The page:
Dr. Sanjiv Agarwal

India in future is going to be a younger India with nearly 70 percent of India being of working age in 2025. Its demographic dividend of a relatively young population as compared to developed nations is an opportunity in the offing. The budget has addressed the higher education and skill development needs by a substantial higher allocation of funds, though no direct tax benefit has been given.

The budget also offers rich dividend to the senior citizens so much so that senior citizens can feel the saying ‘old is gold’. The Budget has offered a three fold bonanza to senior citizens – lowered the qualifying age from 65 years to 60 years, enhanced he basic threshold exemption limit from Rs 2.40 last to Rs 2.50 lakh, an increase of Rs 10000 yielding tax benefit of 1000 and added to this is creation of a new category of ‘very senior citizens’ who are octogenarians (80 or more years of age) who will be eligible for a higher basic exemption of Rs 5 lakh from next assessment year. Such numbers, however, would be   in few thousands only but the FM earns the good will.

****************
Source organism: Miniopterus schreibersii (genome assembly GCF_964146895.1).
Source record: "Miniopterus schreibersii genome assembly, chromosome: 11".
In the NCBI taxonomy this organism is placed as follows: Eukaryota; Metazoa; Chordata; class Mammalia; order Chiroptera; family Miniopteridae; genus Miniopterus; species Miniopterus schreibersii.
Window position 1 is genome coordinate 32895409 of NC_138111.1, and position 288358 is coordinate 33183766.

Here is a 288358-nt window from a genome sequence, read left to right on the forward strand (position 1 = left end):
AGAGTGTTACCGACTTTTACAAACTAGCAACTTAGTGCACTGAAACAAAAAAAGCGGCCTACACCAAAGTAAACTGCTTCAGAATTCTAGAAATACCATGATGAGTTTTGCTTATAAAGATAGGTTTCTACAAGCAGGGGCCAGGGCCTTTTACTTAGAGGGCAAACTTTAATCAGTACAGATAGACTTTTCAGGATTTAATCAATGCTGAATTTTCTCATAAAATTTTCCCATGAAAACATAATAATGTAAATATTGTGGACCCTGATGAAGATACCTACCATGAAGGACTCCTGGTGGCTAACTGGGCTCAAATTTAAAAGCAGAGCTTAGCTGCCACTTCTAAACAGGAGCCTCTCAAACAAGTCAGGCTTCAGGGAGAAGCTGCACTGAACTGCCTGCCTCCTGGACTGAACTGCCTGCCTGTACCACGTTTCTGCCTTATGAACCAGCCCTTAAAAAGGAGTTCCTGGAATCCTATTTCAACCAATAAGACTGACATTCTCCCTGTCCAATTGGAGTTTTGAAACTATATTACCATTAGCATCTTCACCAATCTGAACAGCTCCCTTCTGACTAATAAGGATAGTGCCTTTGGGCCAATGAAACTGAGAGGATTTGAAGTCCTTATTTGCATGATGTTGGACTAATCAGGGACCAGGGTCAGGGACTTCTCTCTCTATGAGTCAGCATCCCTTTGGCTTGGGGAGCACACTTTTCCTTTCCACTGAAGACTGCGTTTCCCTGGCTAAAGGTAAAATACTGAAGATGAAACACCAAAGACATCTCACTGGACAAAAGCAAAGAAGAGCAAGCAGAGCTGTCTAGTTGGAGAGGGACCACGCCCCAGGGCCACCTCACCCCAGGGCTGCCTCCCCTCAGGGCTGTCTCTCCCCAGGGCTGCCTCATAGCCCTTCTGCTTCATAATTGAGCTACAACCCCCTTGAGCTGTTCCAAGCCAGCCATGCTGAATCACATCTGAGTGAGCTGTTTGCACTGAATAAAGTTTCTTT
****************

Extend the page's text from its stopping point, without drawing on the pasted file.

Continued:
If one looks at exemption limits, no specific favor has been done to women assessee as their exemption limit remains the same at Rs. 1.90 lakh whereas general limit goes up from Rs 1.68 lakh to Rs 1.80 lakh. However, women senior citizens will be covered under the benefit dolled out to senior citizens.

Very senior taxpayers generally have income from pension, rentals and interest, dividend already being tax free in assessee’s hands. Very senior citizens will not have to pay income tax up to income of Rs 5 lakh but will have to pay 20 % tax on income between Rs 3 and 8 lakhs. Thus, no part of their income would be subject to 10% tax. Certainly, the grey gets the golden edge in this budget, making their sunset years happier.

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September 2021